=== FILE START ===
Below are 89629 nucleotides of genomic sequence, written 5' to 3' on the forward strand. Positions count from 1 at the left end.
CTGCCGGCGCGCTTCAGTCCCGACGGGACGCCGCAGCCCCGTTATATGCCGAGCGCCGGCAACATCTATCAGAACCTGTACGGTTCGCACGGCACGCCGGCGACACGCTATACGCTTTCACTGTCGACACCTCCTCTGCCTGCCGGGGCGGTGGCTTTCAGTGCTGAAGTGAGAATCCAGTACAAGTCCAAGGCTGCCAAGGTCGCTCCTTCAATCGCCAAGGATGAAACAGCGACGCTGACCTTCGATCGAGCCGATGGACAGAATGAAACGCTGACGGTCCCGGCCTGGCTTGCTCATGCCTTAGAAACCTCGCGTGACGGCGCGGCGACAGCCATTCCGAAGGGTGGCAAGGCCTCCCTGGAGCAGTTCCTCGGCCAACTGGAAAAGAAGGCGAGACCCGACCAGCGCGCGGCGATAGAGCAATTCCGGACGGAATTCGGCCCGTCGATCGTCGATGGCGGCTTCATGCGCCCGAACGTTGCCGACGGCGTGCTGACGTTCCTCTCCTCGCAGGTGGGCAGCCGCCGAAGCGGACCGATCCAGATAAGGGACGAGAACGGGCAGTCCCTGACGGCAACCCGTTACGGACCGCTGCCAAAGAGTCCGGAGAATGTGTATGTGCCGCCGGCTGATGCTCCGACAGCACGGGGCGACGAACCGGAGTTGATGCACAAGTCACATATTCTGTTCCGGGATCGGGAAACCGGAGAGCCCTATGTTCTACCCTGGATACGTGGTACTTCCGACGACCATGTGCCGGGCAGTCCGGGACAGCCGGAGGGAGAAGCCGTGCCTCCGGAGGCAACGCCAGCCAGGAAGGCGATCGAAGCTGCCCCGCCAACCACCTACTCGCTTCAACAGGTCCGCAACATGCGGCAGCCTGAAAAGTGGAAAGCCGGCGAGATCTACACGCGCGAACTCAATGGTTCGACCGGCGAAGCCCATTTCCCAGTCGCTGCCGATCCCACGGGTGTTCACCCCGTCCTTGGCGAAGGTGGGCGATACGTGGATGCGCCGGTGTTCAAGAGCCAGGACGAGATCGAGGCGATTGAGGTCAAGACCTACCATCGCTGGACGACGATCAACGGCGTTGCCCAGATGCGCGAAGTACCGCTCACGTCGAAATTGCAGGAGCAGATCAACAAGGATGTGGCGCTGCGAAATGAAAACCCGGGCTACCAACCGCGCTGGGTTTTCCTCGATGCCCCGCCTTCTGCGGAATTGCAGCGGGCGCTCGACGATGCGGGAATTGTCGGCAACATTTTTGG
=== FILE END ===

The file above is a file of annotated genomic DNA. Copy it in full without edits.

Below are 89629 nucleotides of genomic sequence, written 5' to 3' on the forward strand. Positions count from 1 at the left end.
CTGCCGGCGCGCTTCAGTCCCGACGGGACGCCGCAGCCCCGTTATATGCCGAGCGCCGGCAACATCTATCAGAACCTGTACGGTTCGCACGGCACGCCGGCGACACGCTATACGCTTTCACTGTCGACACCTCCTCTGCCTGCCGGGGCGGTGGCTTTCAGTGCTGAAGTGAGAATCCAGTACAAGTCCAAGGCTGCCAAGGTCGCTCCTTCAATCGCCAAGGATGAAACAGCGACGCTGACCTTCGATCGAGCCGATGGACAGAATGAAACGCTGACGGTCCCGGCCTGGCTTGCTCATGCCTTAGAAACCTCGCGTGACGGCGCGGCGACAGCCATTCCGAAGGGTGGCAAGGCCTCCCTGGAGCAGTTCCTCGGCCAACTGGAAAAGAAGGCGAGACCCGACCAGCGCGCGGCGATAGAGCAATTCCGGACGGAATTCGGCCCGTCGATCGTCGATGGCGGCTTCATGCGCCCGAACGTTGCCGACGGCGTGCTGACGTTCCTCTCCTCGCAGGTGGGCAGCCGCCGAAGCGGACCGATCCAGATAAGGGACGAGAACGGGCAGTCCCTGACGGCAACCCGTTACGGACCGCTGCCAAAGAGTCCGGAGAATGTGTATGTGCCGCCGGCTGATGCTCCGACAGCACGGGGCGACGAACCGGAGTTGATGCACAAGTCACATATTCTGTTCCGGGATCGGGAAACCGGAGAGCCCTATGTTCTACCCTGGATACGTGGTACTTCCGACGACCATGTGCCGGGCAGTCCGGGACAGCCGGAGGGAGAAGCCGTGCCTCCGGAGGCAACGCCAGCCAGGAAGGCGATCGAAGCTGCCCCGCCAACCACCTACTCGCTTCAACAGGTCCGCAACATGCGGCAGCCTGAAAAGTGGAAAGCCGGCGAGATCTACACGCGCGAACTCAATGGTTCGACCGGCGAAGCCCATTTCCCAGTCGCTGCCGATCCCACGGGTGTTCACCCCGTCCTTGGCGAAGGTGGGCGATACGTGGATGCGCCGGTGTTCAAGAGCCAGGACGAGATCGAGGCGATTGAGGTCAAGACCTACCATCGCTGGACGACGATCAACGGCGTTGCCCAGATGCGCGAAGTACCGCTCACGTCGAAATTGCAGGAGCAGATCAACAAGGATGTGGCGCTGCGAAATGAAAACCCGGGCTACCAACCGCGCTGGGTTTTCCTCGATGCCCCGCCTTCTGCGGAATTGCAGCGGGCGCTCGACGATGCGGGAATTGTCGGCAACATTTTTGG